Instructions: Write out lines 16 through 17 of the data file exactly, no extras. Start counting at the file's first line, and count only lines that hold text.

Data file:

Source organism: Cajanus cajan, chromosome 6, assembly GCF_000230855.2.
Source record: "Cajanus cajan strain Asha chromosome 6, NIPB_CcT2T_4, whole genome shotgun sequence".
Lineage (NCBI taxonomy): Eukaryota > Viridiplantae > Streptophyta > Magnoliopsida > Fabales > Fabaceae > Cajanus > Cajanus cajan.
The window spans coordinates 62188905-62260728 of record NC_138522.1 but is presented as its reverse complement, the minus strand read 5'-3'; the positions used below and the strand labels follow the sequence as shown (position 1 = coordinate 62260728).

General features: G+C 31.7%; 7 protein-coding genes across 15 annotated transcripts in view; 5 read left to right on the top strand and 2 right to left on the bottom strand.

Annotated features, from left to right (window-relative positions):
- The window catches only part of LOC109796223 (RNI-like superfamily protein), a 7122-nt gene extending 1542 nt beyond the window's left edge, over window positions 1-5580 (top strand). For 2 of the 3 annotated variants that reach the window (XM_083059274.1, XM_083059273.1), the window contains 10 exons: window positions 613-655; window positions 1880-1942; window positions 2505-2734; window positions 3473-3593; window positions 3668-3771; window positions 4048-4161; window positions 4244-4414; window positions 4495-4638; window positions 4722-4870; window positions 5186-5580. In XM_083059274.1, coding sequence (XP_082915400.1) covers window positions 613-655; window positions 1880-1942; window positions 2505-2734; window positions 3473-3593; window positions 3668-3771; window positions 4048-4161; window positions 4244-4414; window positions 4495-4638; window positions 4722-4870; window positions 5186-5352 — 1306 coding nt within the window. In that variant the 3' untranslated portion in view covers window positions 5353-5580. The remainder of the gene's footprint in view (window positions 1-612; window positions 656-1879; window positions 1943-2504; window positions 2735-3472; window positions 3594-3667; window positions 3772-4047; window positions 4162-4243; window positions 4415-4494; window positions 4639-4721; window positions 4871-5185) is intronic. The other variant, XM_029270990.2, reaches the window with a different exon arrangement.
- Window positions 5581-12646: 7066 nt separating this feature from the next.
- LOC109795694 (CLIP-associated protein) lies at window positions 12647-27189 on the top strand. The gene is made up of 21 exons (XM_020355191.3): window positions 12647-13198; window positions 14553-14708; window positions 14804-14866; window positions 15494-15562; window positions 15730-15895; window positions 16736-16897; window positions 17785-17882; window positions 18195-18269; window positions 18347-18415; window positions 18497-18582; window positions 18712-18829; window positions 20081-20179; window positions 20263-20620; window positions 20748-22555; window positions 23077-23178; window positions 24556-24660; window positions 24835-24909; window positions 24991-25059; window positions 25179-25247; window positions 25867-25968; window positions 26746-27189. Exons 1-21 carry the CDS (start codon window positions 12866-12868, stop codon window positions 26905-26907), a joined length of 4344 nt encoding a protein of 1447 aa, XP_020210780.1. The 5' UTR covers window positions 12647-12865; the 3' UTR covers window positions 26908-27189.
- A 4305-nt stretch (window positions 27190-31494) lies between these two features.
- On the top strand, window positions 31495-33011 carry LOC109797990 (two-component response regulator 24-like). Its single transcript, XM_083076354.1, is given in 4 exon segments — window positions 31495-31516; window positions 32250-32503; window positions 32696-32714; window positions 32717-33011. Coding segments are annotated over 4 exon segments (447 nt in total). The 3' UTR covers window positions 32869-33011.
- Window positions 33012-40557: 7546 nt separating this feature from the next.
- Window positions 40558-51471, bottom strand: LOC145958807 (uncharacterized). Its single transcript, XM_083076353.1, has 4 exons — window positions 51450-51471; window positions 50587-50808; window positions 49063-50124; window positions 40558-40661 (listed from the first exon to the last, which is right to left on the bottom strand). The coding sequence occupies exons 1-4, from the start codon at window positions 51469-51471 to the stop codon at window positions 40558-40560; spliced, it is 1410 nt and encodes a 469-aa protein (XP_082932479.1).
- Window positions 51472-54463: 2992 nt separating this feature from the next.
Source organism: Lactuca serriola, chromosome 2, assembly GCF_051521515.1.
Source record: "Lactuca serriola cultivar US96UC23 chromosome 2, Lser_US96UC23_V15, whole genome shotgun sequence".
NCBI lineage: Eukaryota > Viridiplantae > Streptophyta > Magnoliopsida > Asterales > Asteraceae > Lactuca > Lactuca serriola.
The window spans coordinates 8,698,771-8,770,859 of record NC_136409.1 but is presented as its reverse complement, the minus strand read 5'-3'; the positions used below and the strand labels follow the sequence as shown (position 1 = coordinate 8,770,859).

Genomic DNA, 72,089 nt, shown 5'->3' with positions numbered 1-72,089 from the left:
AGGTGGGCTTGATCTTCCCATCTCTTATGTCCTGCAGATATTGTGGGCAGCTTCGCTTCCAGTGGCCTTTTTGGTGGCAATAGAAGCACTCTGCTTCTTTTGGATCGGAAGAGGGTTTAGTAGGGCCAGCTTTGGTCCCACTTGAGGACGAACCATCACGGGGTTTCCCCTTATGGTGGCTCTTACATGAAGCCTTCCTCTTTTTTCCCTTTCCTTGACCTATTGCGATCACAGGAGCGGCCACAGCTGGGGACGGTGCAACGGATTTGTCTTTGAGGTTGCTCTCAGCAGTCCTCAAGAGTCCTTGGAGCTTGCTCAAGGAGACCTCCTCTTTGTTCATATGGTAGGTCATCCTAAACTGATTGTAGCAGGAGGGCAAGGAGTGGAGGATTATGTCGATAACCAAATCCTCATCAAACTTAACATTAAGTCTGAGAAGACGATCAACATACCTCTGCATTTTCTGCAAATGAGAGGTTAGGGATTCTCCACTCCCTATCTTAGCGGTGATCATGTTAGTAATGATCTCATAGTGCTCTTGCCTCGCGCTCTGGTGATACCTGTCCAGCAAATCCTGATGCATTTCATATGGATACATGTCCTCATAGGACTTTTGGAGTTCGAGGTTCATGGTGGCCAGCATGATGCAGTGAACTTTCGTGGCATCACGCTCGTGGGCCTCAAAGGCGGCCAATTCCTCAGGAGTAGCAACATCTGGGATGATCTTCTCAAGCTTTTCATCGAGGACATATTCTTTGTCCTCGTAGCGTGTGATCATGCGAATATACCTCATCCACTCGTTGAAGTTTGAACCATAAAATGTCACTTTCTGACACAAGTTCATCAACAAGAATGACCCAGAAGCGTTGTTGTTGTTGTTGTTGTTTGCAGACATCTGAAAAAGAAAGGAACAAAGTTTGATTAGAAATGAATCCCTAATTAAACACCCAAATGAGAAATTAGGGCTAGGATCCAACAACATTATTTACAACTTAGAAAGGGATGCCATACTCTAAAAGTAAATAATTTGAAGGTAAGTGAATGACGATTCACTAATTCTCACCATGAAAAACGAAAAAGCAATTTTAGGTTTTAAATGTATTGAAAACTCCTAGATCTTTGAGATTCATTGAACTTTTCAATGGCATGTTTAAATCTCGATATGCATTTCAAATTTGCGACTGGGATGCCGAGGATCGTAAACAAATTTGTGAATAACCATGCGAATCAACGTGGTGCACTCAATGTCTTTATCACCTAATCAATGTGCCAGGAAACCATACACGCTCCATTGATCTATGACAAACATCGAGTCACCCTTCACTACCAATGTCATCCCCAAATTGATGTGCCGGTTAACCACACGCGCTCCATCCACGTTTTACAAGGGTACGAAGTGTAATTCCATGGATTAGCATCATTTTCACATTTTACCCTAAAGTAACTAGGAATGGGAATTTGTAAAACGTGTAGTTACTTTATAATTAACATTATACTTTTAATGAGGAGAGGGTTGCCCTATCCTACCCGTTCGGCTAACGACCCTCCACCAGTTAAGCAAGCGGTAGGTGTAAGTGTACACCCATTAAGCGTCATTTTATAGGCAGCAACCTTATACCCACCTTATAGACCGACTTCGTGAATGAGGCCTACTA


Source record: "Lactuca serriola cultivar US96UC23 chromosome 2, Lser_US96UC23_V15, whole genome shotgun sequence".
NCBI lineage: Eukaryota > Viridiplantae > Streptophyta > Magnoliopsida > Asterales > Asteraceae > Lactuca > Lactuca serriola.